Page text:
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New York State First in Nation to Add Pregnancy as a ‘Qualifying Life Event’ for Obamacare

Insurance coverage takes effect at the start of the month that a woman is certified pregnant. (Image:  Pixabay via CC0 Public Domain)
Insurance coverage takes effect at the start of the month that a woman is certified pregnant. (Image: Pixabay via CC0 Public Domain)

People without health insurance usually only have a three-month window each year to apply through state marketplaces before incurring a hefty fine under the Affordable Care Act, also known as ObamaCare.

However, there are some exceptions. People who are eligible for Medicaid, and people with a “qualifying life event” can obtain insurance through the marketplaces outside of the open enrollment period, which runs October through December.

Qualifying life events include moving to another state, the loss of health insurance, birth or adoption of a child, marriage, divorce, or the death of a spouse. People should apply for health insurance through their state marketplace within 60 days of a qualifying life event.

New York State just became the first in the nation to pass legislation that allows pregnant women to apply for insurance through the marketplace anytime during their pregnancy. Insurance coverage takes effect at the start of the month that a woman is certified pregnant.

Low-income families and individuals can apply for Medicaid through health insurance marketplaces at anytime throughout the year, and this includes pregnant women. Children can also apply for coverage at any time.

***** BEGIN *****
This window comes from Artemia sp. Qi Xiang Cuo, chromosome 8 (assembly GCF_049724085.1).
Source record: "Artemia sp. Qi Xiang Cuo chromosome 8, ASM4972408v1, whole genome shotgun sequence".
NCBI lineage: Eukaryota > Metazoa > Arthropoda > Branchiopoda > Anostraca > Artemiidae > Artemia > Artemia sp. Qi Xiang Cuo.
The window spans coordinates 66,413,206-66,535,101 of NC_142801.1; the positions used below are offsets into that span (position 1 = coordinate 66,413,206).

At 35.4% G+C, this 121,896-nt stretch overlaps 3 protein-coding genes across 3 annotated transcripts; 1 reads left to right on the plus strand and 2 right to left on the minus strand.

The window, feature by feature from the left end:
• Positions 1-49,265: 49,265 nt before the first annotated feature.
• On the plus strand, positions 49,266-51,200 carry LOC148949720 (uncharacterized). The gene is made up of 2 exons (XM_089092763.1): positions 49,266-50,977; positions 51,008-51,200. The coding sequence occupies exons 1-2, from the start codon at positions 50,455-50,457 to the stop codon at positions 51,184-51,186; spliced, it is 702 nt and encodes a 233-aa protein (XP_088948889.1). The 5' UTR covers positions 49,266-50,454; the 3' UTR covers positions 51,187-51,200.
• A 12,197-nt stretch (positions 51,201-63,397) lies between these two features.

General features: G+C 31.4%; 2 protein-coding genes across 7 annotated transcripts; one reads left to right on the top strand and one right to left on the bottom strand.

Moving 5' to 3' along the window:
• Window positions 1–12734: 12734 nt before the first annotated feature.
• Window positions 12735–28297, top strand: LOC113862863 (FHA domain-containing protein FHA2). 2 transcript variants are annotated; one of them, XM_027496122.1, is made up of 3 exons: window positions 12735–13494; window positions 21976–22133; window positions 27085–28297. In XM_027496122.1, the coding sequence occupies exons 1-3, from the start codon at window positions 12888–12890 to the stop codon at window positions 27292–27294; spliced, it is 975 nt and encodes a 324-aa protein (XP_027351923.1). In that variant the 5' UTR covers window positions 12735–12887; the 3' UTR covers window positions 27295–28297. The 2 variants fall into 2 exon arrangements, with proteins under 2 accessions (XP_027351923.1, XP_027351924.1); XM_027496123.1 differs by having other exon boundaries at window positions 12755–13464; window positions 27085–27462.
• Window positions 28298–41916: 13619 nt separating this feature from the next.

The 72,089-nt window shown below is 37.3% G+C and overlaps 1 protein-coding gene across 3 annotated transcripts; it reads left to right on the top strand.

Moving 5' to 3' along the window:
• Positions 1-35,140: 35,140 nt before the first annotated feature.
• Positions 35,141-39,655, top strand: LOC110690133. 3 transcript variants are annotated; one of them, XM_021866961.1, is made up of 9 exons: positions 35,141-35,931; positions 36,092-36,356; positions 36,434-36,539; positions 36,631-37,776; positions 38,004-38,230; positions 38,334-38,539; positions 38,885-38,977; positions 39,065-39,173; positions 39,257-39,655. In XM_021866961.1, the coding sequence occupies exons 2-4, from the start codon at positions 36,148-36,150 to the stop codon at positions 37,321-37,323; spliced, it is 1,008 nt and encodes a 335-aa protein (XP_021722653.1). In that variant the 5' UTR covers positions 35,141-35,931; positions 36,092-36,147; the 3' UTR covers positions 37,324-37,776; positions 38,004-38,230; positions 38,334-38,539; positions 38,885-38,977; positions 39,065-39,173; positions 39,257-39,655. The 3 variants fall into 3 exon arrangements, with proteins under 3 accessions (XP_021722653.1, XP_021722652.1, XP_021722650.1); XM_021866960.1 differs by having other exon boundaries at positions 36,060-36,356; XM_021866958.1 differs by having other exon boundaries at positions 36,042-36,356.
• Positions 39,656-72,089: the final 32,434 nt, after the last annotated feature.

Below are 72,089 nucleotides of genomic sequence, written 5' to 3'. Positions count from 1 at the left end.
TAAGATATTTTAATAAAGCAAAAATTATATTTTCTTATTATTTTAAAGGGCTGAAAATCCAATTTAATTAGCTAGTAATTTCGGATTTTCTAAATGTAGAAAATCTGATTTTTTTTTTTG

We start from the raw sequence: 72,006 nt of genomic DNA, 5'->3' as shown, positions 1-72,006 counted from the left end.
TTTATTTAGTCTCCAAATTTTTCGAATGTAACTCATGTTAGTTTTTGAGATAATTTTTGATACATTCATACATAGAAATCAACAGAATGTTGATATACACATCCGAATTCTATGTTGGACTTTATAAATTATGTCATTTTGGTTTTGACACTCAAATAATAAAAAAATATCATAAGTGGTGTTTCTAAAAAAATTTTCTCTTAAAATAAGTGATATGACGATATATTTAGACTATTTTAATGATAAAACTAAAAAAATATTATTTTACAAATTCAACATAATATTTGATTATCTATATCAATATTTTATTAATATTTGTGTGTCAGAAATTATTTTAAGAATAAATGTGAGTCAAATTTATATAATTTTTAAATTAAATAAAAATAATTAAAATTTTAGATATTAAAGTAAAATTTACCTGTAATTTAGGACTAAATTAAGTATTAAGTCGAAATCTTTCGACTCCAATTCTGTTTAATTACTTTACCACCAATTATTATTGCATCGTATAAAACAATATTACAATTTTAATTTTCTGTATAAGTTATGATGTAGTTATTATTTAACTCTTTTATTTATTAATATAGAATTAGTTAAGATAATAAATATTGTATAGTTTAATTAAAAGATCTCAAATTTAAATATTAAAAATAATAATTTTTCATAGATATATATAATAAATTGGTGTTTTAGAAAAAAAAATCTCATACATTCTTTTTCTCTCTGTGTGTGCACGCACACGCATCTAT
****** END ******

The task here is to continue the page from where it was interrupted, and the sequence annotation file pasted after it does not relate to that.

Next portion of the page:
Individuals who earn less than $16,243 a year, and a family of four with an annual income less than $33,465 a year would likely be eligible for Medicaid.

The penalty for not having health insurance

Individuals and families who remain uninsured in 2016 could be liable for more than double the penalty of 2015.

The penalty is paid off when you file your taxes. It is calculated per month that you didn’t have insurance, either by household income or per person without insurance in the household — whichever figure is higher.

In 2016, the penalty is 2.5 percent of annual income capped at the average annual cost of a bronze health plan through the marketplace. If the penalty is calculated per person, it will be $695 per uninsured adult and $347.50 per uninsured child under 18, with a maximum liability per family of $2,085.

For 2015, the penalty is 2 percent of household income, which is also capped at the average annual cost of a bronze health plan. Or, if calculated per person, it is $325 per uninsured adult, $162.50 per uninsured child under 18, with a maximum penalty of $975.

People who have suffered the bereavement of a family member, have certain religious beliefs, or have certain forms of financial hardship can apply for an exemption to avoid the penalty.

The penalty for 2016 is the higher of these:

Percentage of income:

  • 2.5 percent of household income
  • Maximum: Total yearly premium for the national average price of a Bronze plan sold through the Marketplace

OR:

  • $695 per adult
  • $347.50 per child under 18
  • Maximum: $2,085

The penalty for 2015 is the higher of these:

  • 2 percent of household income:
  • Maximum: Total yearly premium for the national average price of a Bronze plan sold through the Marketplace

OR:

  • $325 per adult
  • $162.50 per child under 18
  • Maximum: $975

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